Hospital systems find themselves underprepared for increasing rates of mental health concerns. Children and adolescents are presenting more frequently to emergency centres with mental health and psychiatric concerns, and the emergency centre physicians and care teams often have very limited training in mental health and limited resources to address these concerns. Children’s hospitals in the U.S. are beginning to open psychiatric emergency centres, with an opportunity to address concerns rapidly and urgently. Yet, these sites remain limited, and necessitate the full continuum of mental healthcare, including inpatient, residential, intensive day treatment and outpatient services, which have limited access. Evidence-based intervention by highly trained and qualified specialists remains a key barrier and, at the same time, a necessity for access to appropriate mental health services for children and adolescents.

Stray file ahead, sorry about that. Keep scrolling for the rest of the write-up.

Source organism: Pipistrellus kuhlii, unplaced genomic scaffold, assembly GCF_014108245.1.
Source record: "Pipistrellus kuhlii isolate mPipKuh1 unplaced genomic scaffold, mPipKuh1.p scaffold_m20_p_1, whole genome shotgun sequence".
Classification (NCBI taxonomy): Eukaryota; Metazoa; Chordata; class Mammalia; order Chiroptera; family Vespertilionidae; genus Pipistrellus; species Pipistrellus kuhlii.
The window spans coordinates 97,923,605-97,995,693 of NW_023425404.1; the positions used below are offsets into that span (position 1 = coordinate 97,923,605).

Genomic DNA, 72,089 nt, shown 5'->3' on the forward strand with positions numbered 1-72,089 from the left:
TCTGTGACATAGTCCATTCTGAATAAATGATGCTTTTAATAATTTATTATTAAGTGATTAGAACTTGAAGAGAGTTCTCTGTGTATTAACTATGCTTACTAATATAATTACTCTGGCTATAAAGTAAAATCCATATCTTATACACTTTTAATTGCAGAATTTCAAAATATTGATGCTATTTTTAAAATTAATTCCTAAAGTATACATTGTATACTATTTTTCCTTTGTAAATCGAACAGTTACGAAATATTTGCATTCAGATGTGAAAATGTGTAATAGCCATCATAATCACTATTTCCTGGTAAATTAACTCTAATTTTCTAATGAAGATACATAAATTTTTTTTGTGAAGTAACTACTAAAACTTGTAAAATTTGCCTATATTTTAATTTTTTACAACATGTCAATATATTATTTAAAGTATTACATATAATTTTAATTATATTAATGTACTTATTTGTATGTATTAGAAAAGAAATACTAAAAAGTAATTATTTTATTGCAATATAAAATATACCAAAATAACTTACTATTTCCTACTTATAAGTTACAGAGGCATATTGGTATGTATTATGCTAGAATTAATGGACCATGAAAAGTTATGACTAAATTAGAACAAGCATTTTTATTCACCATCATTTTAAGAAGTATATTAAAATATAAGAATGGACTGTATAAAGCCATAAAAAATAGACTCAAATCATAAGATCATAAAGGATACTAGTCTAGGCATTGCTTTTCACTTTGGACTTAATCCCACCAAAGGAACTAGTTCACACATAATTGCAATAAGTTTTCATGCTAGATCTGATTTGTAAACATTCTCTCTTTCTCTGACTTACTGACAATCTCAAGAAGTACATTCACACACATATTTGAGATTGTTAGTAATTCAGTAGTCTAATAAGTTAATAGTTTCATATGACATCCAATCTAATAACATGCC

Despite increasing focus on mental health diagnosis and treatment worldwide, the full continuum of mental health interventions remains limited. A well-trained, specialised and fairly compensated mental health provider workforce remains a primary barrier. Specialised treatment modalities, including psychotherapy, psychological testing, medication management and family education are key to providing an appropriate continuum of care. As interventions intensify, high quality residential treatment facilities are key, as well as therapeutic homes for more severe mental health concerns. While most children and adolescents will not require this level of care, worldwide systems remain underprepared for the increasing complexity of mental health presentations in children and adolescents. With an ever-increasing need for mental health services, and an ongoing need for an appropriately trained and specialised workforce, in high acuity health care settings, we remain underprepared worldwide to meet these needs.